“Enthusiasm for the mysterious emissaries of pulp”: an interview with David Britton (the Savoy interviews, part 2a)

By • Feb 22nd, 2010 •

Category: audio, censorship, H.P. Lovecraft, Iain Sinclair, Ian Curtis, interviews, Lead Story, literature, music, New Worlds, punk, Savoy Books, Shanghai

The story of Savoy Books is one of the strangest in publishing history: a tale of lost opportunities, missed opportunities, repression, censorship, imprisonment … and, most importantly, an incredible legacy of work that continues to disturb, challenge and confront. All of those qualities are equally applicable to Savoy Records, the music arm of Savoy’s black empire, as Simon Sellars discovers when he talks to Savoy co-founder David Britton. The interview features sound clips from selected Savoy releases.

A Near Future: Nic Clear’s Tribute to JG Ballard

By • Dec 28th, 2009 •

Category: academia, airports, alternate worlds, architecture, audio, body horror, dystopia, enviro-disaster, features, Lead Story, R.I.P. JGB, Shanghai, urban ruins, utopia, WWII

JG Ballard’s writing encompassed topics as diverse as ecological crisis, technological fetishism, urban ruination and suburban mob culture. In this extract from the September-October issue of Architectural Design, Nic Clear explores how Ballard’s understanding of architecture and architects made him one of the most important figures in the literary articulation of architectural issues and concerns.

Rick McGrath’s Letter From London: The JG Ballard Memorial

By • Nov 30th, 2009 •

Category: Ambit magazine, Chris Petit, features, film, Iain Sinclair, Lead Story, Michael Moorcock, New Worlds, R.I.P. JGB, Shanghai, Shepperton, Solveig Nordlund, Steven Spielberg, time travel, Toby Litt, Will Self, William Burroughs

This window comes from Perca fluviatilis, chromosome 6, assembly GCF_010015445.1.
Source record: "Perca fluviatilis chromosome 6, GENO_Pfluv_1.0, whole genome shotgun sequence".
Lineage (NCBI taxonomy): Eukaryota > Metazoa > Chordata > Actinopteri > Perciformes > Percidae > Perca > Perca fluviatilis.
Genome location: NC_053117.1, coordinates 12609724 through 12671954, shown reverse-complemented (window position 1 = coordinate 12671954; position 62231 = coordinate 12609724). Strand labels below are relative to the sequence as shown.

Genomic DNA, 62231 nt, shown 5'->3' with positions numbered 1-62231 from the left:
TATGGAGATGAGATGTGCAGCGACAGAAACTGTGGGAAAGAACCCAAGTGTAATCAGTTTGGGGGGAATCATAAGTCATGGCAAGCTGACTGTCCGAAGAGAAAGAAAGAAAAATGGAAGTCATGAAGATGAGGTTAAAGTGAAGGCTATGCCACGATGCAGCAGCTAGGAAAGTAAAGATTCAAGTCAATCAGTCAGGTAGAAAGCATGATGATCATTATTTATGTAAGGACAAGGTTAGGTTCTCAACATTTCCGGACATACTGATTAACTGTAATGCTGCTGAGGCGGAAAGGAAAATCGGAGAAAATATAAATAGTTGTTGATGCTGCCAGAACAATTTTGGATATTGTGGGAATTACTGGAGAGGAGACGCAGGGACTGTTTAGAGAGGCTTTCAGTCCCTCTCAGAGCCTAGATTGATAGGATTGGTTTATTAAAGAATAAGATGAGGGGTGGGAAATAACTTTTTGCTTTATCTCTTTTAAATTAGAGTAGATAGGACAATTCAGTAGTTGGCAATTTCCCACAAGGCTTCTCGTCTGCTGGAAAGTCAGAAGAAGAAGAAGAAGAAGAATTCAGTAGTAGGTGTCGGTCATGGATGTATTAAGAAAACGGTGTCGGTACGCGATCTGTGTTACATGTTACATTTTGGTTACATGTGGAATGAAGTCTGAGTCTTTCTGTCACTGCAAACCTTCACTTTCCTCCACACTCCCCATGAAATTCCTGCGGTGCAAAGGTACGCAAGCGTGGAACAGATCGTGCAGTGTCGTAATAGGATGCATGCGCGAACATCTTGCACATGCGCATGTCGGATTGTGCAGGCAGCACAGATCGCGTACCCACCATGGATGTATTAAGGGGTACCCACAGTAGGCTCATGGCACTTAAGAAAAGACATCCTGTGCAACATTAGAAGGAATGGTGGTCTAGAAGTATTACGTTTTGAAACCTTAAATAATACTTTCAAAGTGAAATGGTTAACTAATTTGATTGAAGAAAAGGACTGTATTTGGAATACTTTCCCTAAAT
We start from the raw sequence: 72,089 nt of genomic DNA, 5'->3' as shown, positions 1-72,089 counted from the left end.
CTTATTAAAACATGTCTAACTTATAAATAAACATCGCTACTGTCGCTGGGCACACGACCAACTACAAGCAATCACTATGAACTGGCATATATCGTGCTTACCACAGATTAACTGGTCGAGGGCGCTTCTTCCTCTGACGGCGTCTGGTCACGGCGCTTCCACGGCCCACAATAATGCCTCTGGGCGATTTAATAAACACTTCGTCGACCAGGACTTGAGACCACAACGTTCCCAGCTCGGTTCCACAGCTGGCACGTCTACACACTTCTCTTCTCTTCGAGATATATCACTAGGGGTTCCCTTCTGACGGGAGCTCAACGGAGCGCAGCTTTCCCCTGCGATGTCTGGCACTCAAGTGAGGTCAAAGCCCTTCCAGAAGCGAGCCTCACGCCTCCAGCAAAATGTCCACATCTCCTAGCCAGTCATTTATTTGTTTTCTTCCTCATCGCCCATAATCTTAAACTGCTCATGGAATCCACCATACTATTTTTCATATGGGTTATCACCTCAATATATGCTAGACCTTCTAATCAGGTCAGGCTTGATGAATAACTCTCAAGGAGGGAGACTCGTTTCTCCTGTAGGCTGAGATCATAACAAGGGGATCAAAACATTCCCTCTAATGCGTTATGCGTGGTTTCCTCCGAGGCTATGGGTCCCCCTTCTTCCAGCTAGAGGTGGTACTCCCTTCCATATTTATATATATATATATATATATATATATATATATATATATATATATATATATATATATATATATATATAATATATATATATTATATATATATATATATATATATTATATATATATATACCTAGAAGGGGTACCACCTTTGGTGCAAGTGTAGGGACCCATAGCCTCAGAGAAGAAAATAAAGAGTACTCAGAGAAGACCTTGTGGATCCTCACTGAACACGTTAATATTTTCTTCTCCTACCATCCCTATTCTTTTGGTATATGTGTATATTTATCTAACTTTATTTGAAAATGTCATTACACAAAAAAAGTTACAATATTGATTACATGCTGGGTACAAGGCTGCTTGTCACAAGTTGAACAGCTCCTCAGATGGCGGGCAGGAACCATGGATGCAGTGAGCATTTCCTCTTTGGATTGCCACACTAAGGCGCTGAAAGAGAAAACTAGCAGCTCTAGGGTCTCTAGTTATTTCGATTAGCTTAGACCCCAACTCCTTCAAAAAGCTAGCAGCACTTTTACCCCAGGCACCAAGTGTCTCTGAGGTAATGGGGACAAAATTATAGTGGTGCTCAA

“Greetings from London! Hope all is well with you. I’ve just attended the long-anticipated JG Ballard Memorial celebration at the Tate Modern and now I’m catching my breath — and a few beers — at a nearby Thames-side pub with fellow Ballardians. We’re having a wonderful time — wish you were here. But let’s start at the beginning. We have time to order some Alsatian off the barbie…” Love from Rick.

Miracles of Life: foreword to the Greek edition

By • Oct 19th, 2009 •

Category: autobiography, features, Lead Story, medical procedure, memory, Shanghai, time travel, WWII

This is the foreword to the Greek edition of Ballard’s Miracles of Life, to be published by Oxy in November 2009.

Conference paper on Ballard and ‘circular time’

By • Sep 29th, 2009 •

Category: academia, airports, alternate worlds, Ballardosphere, memory, Shanghai, time travel, WWII

I’m giving a paper on Ballard, circular time and the nouvelle vague this Thursday, October 1, at 3pm at ACMI in Melbourne, as part of the time.transcendence.performance conference. Come and say hello.

“Extreme Possibilities”: Mapping “the sea of time and space” in J.G. Ballard’s Pacific fictions

By • Aug 23rd, 2009 •

Category: academia, alternate worlds, features, inner space, Japan, Lead Story, memory, micronations, nuclear war, Pacific, Shanghai, war, WWII

What’s the connection between J.G. Ballard, Hakim Bey and Fredric Jameson? Tracking Ballard’s surreal visions of nuclear conflict to Ground Zero in the Pacific, the paper maps his peculiar, irradiated sense of “affirmative dystopias”, a template for his more enduring urban works (famously, Crash) that, finally, intersects in striking ways with the writings of Bey and Jameson.